Happy birthday, Emily had said.
Before I met Emily, I hadn’t celebrated my birthday in a few years. She had known me two weeks, and there she was in my office with a silly party hat on, carrying a chocolate cake with one candle in it. Little did she know I was lactose intolerant.
Emily designed her own cards. One valentine’s, she sent me one that said - the beauty of art is that it is one moment that lasts forever, the beauty of life however, is that it is a collection of moments that don’t. Share your moments with me?
Emily was young and fresh out of Art College. She was meant to say pretentious things.
My first date with Emily was a weekend trip to New York. I was out to impress. We ate in a Brazilian restaurant, the name of which I still can’t pronounce, even to this day. They served us large slabs of meat on wicked looking swords and immersed us in all the exotic atmosphere the amazon had to offer. We watched Phantom of the Opera from seats in a fully reserved box including complimentary champagne and to seal the deal, I offered to hire out a separate room for Emily at the Millennium Broadway when we returned from our night out. I don’t deny that my bank card was relieved, as merrily, she declined.
Later that night, holding her hair back as she looked into her slightly tarnished reflection in the toilet bowl, I believed thoroughly that I had found the girl of my dreams. No other girl could have looked as graceful and elegant after puking her guts up. I also found out that Emily was a t-total vegetarian.
At 21 years of age, you have plenty of time to adjust your goals and lifestyle. Your philosophy, sadly, is likely to change itself. If the education system didn’t break you, it’s more than likely that the “real world” will. At 21 I had it all figured out.
When I was 21 I was sure set to wind up like my Dad. I worked hard, all day and over time, packing ice bags full of fish. The bags weighed a good 100lbs each. We threw the huge, awkward bags into a container, piling them high as walls of frozen water and cold, dead fish. Some containers would be shipped to Jasper, then across the country to the east, other, smaller containers would be shipped across the border to Seattle, each of the fish smuggling significant amounts of class A drugs.
In the evenings, my colleagues and I would practice quality control on our goods. For the record, we didn’t eat much fish.
I moved to Vancouver to get away from my Dad. I’d picked up the shipping job with relative ease and I rented a cheap bedsit in Coquitlam.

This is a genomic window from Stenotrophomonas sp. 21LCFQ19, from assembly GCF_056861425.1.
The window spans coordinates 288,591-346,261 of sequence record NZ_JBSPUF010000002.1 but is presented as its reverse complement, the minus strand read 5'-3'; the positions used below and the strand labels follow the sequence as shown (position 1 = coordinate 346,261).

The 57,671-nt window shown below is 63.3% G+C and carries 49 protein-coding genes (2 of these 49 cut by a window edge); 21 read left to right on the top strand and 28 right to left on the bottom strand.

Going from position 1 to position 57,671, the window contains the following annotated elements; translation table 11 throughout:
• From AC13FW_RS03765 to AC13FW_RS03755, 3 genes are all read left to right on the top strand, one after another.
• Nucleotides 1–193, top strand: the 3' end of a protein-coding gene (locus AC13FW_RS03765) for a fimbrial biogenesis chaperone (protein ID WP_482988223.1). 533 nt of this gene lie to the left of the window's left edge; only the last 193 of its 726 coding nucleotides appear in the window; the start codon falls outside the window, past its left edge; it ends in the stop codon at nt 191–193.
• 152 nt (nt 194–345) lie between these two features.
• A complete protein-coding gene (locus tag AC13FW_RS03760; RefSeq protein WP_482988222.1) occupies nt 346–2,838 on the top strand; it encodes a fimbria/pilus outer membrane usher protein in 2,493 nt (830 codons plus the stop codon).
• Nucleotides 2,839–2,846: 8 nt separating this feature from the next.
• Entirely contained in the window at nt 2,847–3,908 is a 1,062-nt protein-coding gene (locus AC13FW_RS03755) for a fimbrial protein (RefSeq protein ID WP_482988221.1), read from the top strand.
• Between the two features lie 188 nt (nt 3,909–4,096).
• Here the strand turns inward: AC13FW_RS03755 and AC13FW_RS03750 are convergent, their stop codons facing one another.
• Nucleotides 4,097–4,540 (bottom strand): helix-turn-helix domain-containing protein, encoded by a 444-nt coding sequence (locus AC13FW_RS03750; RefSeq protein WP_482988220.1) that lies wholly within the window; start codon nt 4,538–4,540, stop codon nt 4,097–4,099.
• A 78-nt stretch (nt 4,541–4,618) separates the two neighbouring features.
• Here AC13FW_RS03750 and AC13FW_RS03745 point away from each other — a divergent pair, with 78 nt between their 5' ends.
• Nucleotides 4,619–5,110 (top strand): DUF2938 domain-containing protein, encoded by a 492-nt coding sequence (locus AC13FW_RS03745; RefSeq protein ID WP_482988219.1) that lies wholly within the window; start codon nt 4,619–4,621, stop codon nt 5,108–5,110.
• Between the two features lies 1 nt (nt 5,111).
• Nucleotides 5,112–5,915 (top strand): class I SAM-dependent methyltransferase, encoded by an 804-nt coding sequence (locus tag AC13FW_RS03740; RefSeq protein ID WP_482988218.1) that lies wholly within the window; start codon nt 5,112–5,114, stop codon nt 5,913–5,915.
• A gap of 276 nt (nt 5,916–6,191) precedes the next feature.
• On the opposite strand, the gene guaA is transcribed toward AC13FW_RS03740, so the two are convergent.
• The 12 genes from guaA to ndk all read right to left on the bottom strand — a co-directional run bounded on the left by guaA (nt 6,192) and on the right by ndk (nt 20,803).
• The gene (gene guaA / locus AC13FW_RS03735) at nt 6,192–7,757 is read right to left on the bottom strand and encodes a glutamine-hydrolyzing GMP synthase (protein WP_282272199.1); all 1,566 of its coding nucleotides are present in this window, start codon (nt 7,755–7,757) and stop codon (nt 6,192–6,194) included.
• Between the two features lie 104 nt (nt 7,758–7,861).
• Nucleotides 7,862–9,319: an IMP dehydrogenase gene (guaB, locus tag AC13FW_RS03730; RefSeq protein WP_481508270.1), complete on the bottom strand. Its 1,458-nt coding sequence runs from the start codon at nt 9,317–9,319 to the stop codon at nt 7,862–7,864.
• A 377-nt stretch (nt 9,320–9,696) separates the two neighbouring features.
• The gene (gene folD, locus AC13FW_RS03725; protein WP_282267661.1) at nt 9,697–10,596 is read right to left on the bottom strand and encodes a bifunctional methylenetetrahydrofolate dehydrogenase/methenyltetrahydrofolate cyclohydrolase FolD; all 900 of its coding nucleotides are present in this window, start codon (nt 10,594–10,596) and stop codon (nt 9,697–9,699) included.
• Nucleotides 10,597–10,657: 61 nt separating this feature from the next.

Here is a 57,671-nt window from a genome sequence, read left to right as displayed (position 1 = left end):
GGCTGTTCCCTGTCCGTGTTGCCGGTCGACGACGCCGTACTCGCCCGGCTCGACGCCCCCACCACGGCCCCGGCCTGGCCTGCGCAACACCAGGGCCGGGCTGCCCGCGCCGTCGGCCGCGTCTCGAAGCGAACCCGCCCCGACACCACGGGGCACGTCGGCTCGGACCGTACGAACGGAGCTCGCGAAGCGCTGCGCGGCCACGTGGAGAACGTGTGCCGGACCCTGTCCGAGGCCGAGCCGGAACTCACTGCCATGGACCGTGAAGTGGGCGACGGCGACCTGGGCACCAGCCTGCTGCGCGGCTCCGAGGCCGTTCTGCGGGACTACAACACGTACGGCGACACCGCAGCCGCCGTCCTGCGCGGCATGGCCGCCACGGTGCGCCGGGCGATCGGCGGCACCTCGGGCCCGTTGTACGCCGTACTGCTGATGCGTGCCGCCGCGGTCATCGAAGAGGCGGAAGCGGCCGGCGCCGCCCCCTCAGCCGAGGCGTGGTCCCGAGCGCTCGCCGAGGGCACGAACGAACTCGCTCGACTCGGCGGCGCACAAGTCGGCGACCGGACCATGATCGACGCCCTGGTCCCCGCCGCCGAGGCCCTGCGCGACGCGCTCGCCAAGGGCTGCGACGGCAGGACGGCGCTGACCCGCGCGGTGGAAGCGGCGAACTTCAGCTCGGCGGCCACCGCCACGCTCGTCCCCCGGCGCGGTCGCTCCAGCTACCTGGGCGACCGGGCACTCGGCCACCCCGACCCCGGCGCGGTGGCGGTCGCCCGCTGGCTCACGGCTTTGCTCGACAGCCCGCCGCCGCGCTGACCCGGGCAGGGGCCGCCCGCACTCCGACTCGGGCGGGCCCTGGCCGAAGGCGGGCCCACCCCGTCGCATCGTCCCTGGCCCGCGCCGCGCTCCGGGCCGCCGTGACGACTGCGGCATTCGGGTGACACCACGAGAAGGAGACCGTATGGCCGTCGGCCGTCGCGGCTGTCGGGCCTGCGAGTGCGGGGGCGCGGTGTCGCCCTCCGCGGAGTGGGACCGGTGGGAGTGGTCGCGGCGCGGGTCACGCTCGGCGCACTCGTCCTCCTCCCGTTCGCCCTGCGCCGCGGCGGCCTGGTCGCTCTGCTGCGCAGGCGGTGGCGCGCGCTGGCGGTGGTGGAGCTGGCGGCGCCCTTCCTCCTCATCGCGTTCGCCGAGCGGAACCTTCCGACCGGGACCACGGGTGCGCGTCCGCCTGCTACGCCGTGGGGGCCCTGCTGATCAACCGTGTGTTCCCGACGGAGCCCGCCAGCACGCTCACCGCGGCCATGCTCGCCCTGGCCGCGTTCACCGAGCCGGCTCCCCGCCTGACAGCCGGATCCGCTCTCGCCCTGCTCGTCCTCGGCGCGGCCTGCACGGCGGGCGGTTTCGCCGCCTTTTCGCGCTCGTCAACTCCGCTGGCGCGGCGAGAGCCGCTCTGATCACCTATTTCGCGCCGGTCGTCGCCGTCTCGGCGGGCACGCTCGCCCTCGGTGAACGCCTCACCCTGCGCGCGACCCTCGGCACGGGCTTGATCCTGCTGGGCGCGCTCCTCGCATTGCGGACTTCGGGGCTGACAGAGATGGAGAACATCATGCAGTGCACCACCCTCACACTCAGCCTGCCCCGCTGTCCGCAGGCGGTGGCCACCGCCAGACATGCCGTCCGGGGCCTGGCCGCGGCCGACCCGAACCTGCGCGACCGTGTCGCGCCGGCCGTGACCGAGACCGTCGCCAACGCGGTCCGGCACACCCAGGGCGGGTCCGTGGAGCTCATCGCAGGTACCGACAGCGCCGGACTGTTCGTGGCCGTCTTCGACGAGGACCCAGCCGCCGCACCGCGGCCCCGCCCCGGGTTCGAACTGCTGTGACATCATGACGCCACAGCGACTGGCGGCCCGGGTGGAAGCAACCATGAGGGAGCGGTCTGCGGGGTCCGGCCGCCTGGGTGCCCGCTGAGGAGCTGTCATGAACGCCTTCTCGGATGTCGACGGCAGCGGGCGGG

The fish job is where I met Mike.
Emily said that something fleeting like a moment shared by lovers is infinitely more immortal than a painting of the same moment.
I didn’t really get that.
Emily had been 16 when she had painted that picture.
I was glad she wasn’t immortally 16.
The way I saw it, death was inevitable. I even agreed with Emily, the fact our lives were a collection of moments unique to us that couldn’t be collected and stored to gather dust was beautiful. It didn’t mean I wanted to die. In fact, I was very much against the whole idea. I thought the entire system could do with rethinking.
At 21 years of age, you’ve got a lot going for you. By the time your 34, if you haven’t set yourself up for life, you’d really best get a move on.
Nearly 14 years older than Emily, my actions weren’t simply frowned upon but commented on actively by those that were aware of the relationship. It was my obligation, nay, my due diligence to ensure that as few people as possible knew about “us”.
I guessed it was strange to think that I was playing truant in Valleyview Secondry before Emily was even born.
I like to think age is just a number; otherwise it’s just this sort of backwards clock that doesn’t really tell you anything. If it counted down at least you could plan for the less desirable happenings.
The weekend in New York had been a success, at least for the most part. Emily was 18, her parents weren’t overly wild about a 31 year old man taking their daughter away on what, to them, must have seemed like a sexual elopement.
Truth be told, nothing happened. I was almost too scared to touch her, we didn’t even kiss. She adorned herself in the most beautiful attire, but what affected me more so was the way her skin glowed and she simply emanated this mental, emotional and physical perfection.
I spent a weekend with Emily Hart in New York City and my philosophy changed. She showed me around the art museums, she showed me little quirks of architecture, she pointed out the simplicity of human art, the complexity of mechanical art, the beauty of natural art. She showed me a plastic bag dancing in the wind. I’d seen the scene in American Beauty, but I’d never taken anything from it before then.
With Emily, I looked at everything with new eyes.
I was reborn, I was an art connoisseur, I was a patron of the theatre, and I was an artist myself. I was Buddha. I was reincarnated, a new man, stripped of all the pain and suffering of youth and born again, a heart open to love and trust and art and the overwhelming beauty of the things I saw every second of the day that no person would ever see again, in exactly the same sequence, at exactly the same time interval as I had. My experience was unique. I was beautiful and I shared my beauty with someone saccharinely sacred.
Emily Hart was the love of my life.
At 18 years of age, you think you have it all figured out.